[whatwg] HTML5 Drag-and-Drop Specification: dragenter
bruant at enseirb-matmeca.fr
Mon Aug 16 23:59:03 PDT 2010
Le 17/08/2010 02:04, Jason Gross a écrit :
> Is it possible to get more specificity than just the type of the
> object being dragged? For example, if I have red images and blue
> images, and a red target and a blue target, and I want to be able to
> drop red images only on the red target, and blue images only on the
> blue target, is there a good way to do this, other than globally keep
> track of which thing is being dragged?
I think I give a good example in my e-mail :
(do Ctrl+F "(function" to find it).
In this e-mail I talk about drag and drop and the fact that for the use
case where drag and drop operations occur within the same document, the
dataTransfer object is pointless in my opinion.
> On Mon, Aug 16, 2010 at 7:57 PM, Daniel Cheng <dcheng at chromium.org
> <mailto:dcheng at chromium.org>> wrote:
> I don't think anything in the spec should prevent that. dragenter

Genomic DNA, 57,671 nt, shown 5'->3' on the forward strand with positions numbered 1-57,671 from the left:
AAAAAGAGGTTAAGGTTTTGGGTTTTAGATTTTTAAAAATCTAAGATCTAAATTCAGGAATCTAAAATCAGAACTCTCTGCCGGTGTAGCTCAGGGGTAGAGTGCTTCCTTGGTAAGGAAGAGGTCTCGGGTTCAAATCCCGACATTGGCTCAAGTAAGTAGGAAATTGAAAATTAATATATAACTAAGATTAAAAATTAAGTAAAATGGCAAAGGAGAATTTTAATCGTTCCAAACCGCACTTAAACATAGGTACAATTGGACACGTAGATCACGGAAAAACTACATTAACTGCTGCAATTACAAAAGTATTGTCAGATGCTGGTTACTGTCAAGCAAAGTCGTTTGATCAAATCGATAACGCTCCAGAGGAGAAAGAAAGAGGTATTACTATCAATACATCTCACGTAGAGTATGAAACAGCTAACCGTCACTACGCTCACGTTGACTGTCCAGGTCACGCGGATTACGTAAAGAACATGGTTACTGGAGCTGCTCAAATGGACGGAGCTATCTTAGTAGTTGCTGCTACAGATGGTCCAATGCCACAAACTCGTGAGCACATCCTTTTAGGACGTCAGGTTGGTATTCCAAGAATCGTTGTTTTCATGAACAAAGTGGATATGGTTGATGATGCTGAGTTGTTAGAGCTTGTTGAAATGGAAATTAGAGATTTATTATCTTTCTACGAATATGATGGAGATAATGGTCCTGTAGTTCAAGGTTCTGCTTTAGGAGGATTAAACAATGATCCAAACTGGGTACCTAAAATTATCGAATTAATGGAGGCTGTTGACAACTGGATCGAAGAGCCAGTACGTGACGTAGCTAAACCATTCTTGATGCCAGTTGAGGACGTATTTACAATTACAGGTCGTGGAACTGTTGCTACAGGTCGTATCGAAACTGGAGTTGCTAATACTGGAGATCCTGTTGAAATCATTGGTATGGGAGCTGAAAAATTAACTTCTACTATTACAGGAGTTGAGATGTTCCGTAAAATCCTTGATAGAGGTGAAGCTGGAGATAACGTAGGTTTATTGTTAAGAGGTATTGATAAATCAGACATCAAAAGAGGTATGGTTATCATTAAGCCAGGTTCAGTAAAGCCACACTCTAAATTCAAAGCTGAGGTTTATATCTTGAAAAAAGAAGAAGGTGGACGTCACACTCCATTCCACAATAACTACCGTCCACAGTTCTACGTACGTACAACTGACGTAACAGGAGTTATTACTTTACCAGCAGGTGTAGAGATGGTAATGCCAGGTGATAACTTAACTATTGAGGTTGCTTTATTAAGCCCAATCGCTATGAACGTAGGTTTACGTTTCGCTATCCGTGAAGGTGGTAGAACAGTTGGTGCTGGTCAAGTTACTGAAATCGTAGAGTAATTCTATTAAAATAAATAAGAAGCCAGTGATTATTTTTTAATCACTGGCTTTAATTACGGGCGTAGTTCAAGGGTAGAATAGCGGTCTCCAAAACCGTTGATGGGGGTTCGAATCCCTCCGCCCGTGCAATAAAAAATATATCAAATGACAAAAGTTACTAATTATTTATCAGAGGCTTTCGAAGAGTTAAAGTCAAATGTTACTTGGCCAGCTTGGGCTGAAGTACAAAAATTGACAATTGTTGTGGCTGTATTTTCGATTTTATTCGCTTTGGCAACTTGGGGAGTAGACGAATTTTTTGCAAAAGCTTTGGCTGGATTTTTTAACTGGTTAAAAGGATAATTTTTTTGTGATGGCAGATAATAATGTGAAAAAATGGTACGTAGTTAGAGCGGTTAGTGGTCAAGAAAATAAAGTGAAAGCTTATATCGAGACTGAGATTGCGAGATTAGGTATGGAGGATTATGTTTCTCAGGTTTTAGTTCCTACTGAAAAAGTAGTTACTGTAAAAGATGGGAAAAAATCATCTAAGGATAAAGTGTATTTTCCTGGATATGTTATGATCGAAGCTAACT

> handlers attached to different drop targets can check
> event.dataTransfer.types and decide if they want to accept the
> drag or not.
> That being said, do any operating systems actually support
> multiple concurrent drags and drops? WebKit has some built-in
> assumptions about there being no more than one drag-and-drop
> operation (per page possibly--I can't test, since I don't have
> access to a machine with multi-touch capabilities) and I would be
> surprised if many other applications didn't have this limitation
> as well.
> On Thu, Aug 12, 2010 at 16:26, Jason Gross
> <jasongross9+html5 at gmail.com
> <mailto:jasongross9%2Bhtml5 at gmail.com>> wrote:
> The specification says that the dragenter event is "used to
> determine whether or not the drop target is to accept the
> drop". Do functions bound to this event get any information
> about the object being dragged? In particular, is there a
> good way to have N drop targets, and have each of them accept
> only certain draggables? If not, it seems to me like a good
> feature to have, especially as
> multi-touch applications/devices become more prevalent.
> Jason Gross
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